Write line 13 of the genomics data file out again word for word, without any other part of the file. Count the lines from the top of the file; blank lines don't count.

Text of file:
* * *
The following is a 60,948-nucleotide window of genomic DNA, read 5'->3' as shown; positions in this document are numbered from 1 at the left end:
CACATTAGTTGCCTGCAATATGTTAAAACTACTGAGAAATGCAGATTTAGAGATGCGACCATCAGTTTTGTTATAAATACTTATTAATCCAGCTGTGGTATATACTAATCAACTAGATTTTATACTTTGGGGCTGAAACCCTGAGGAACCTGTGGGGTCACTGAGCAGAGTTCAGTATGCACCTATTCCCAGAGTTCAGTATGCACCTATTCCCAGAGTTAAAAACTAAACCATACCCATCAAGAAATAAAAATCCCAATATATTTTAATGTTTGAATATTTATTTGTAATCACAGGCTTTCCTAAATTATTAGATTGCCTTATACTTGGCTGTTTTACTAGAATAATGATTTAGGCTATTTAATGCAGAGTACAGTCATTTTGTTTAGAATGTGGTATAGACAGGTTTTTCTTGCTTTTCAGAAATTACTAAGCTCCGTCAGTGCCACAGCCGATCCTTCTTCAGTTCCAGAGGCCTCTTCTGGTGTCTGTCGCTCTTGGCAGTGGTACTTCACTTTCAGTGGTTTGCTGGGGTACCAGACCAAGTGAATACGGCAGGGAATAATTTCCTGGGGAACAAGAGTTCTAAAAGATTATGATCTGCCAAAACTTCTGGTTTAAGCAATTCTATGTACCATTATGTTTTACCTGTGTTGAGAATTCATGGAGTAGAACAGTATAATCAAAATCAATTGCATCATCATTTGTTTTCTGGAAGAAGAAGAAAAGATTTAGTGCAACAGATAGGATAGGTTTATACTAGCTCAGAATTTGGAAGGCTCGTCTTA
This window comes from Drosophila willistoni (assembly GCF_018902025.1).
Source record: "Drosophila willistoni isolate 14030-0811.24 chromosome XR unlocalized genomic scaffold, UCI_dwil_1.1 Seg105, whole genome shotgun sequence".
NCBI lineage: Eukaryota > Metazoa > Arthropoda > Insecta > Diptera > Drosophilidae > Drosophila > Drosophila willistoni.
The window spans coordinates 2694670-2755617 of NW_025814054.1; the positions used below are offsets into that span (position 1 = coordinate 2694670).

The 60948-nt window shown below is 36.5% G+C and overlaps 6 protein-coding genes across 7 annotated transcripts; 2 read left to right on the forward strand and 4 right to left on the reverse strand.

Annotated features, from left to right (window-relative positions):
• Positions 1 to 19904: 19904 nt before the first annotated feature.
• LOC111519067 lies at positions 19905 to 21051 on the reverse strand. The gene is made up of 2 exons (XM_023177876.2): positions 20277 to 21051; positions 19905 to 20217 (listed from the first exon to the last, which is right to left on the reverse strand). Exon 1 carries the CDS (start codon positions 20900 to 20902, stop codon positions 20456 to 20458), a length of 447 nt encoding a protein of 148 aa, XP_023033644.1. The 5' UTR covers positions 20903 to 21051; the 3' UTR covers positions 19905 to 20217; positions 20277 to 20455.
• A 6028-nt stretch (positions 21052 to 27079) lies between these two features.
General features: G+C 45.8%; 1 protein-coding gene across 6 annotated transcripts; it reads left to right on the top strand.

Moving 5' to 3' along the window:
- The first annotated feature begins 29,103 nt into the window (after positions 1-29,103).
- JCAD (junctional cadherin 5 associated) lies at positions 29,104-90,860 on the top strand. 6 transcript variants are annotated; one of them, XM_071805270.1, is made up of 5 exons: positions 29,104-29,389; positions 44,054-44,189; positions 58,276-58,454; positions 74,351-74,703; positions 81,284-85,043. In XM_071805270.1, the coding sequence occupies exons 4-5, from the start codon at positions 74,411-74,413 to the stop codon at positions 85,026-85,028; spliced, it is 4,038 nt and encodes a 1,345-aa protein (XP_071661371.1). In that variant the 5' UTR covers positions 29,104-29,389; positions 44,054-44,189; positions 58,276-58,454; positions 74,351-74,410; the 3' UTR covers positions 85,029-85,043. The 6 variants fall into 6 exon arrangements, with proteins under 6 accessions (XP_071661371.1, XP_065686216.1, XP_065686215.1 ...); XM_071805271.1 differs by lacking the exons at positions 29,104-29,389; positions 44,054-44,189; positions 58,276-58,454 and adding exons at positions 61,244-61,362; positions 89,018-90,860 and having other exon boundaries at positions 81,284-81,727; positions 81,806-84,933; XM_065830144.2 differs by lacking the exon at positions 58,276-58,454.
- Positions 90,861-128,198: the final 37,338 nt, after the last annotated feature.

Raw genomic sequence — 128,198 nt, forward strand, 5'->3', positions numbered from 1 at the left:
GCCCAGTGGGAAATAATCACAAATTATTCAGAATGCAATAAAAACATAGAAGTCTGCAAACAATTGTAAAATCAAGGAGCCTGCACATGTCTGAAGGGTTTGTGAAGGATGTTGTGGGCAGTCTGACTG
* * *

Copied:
Moving 5' to 3' along the window: